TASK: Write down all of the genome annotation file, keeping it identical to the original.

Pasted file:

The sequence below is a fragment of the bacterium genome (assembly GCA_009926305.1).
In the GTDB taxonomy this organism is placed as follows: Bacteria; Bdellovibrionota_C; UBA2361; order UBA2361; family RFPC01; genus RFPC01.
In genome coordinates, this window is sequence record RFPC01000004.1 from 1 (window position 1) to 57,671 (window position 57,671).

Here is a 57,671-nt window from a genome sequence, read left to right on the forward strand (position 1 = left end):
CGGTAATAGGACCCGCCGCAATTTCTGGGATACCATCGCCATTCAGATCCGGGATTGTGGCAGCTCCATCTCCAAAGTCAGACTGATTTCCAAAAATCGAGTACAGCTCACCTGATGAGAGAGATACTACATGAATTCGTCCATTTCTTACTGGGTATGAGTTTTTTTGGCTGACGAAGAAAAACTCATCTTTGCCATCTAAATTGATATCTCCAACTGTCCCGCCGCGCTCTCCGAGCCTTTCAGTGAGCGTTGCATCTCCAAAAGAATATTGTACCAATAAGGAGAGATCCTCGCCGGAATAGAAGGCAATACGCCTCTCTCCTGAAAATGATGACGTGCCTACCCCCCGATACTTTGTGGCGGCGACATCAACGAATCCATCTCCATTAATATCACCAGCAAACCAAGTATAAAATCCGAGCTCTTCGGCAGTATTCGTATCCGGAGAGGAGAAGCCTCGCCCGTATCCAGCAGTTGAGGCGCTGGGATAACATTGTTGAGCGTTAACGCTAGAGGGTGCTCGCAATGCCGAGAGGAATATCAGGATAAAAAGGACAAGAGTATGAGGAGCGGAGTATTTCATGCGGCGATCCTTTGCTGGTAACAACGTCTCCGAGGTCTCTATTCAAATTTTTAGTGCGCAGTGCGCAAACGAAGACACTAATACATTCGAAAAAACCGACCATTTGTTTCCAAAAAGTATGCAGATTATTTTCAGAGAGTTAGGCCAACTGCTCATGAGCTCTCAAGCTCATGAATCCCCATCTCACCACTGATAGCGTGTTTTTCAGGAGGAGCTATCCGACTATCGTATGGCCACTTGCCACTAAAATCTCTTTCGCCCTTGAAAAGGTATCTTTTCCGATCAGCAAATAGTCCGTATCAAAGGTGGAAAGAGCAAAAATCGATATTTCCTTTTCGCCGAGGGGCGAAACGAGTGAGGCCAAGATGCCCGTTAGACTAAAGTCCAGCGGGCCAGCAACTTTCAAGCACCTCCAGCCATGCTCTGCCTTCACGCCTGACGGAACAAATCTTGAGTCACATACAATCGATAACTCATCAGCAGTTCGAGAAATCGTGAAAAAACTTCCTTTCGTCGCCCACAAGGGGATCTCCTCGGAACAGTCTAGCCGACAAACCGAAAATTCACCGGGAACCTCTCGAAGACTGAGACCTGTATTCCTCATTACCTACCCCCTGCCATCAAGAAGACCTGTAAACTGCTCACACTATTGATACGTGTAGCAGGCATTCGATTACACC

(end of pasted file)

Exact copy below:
The sequence below is a fragment of the bacterium genome (assembly GCA_009926305.1).
In the GTDB taxonomy this organism is placed as follows: Bacteria; Bdellovibrionota_C; UBA2361; order UBA2361; family RFPC01; genus RFPC01.
In genome coordinates, this window is sequence record RFPC01000004.1 from 1 (window position 1) to 57,671 (window position 57,671).

Here is a 57,671-nt window from a genome sequence, read left to right on the forward strand (position 1 = left end):
CGGTAATAGGACCCGCCGCAATTTCTGGGATACCATCGCCATTCAGATCCGGGATTGTGGCAGCTCCATCTCCAAAGTCAGACTGATTTCCAAAAATCGAGTACAGCTCACCTGATGAGAGAGATACTACATGAATTCGTCCATTTCTTACTGGGTATGAGTTTTTTTGGCTGACGAAGAAAAACTCATCTTTGCCATCTAAATTGATATCTCCAACTGTCCCGCCGCGCTCTCCGAGCCTTTCAGTGAGCGTTGCATCTCCAAAAGAATATTGTACCAATAAGGAGAGATCCTCGCCGGAATAGAAGGCAATACGCCTCTCTCCTGAAAATGATGACGTGCCTACCCCCCGATACTTTGTGGCGGCGACATCAACGAATCCATCTCCATTAATATCACCAGCAAACCAAGTATAAAATCCGAGCTCTTCGGCAGTATTCGTATCCGGAGAGGAGAAGCCTCGCCCGTATCCAGCAGTTGAGGCGCTGGGATAACATTGTTGAGCGTTAACGCTAGAGGGTGCTCGCAATGCCGAGAGGAATATCAGGATAAAAAGGACAAGAGTATGAGGAGCGGAGTATTTCATGCGGCGATCCTTTGCTGGTAACAACGTCTCCGAGGTCTCTATTCAAATTTTTAGTGCGCAGTGCGCAAACGAAGACACTAATACATTCGAAAAAACCGACCATTTGTTTCCAAAAAGTATGCAGATTATTTTCAGAGAGTTAGGCCAACTGCTCATGAGCTCTCAAGCTCATGAATCCCCATCTCACCACTGATAGCGTGTTTTTCAGGAGGAGCTATCCGACTATCGTATGGCCACTTGCCACTAAAATCTCTTTCGCCCTTGAAAAGGTATCTTTTCCGATCAGCAAATAGTCCGTATCAAAGGTGGAAAGAGCAAAAATCGATATTTCCTTTTCGCCGAGGGGCGAAACGAGTGAGGCCAAGATGCCCGTTAGACTAAAGTCCAGCGGGCCAGCAACTTTCAAGCACCTCCAGCCATGCTCTGCCTTCACGCCTGACGGAACAAATCTTGAGTCACATACAATCGATAACTCATCAGCAGTTCGAGAAATCGTGAAAAAACTTCCTTTCGTCGCCCACAAGGGGATCTCCTCGGAACAGTCTAGCCGACAAACCGAAAATTCACCGGGAACCTCTCGAAGACTGAGACCTGTATTCCTCATTACCTACCCCCTGCCATCAAGAAGACCTGTAAACTGCTCACACTATTGATACGTGTAGCAGGCATTCGATTACACC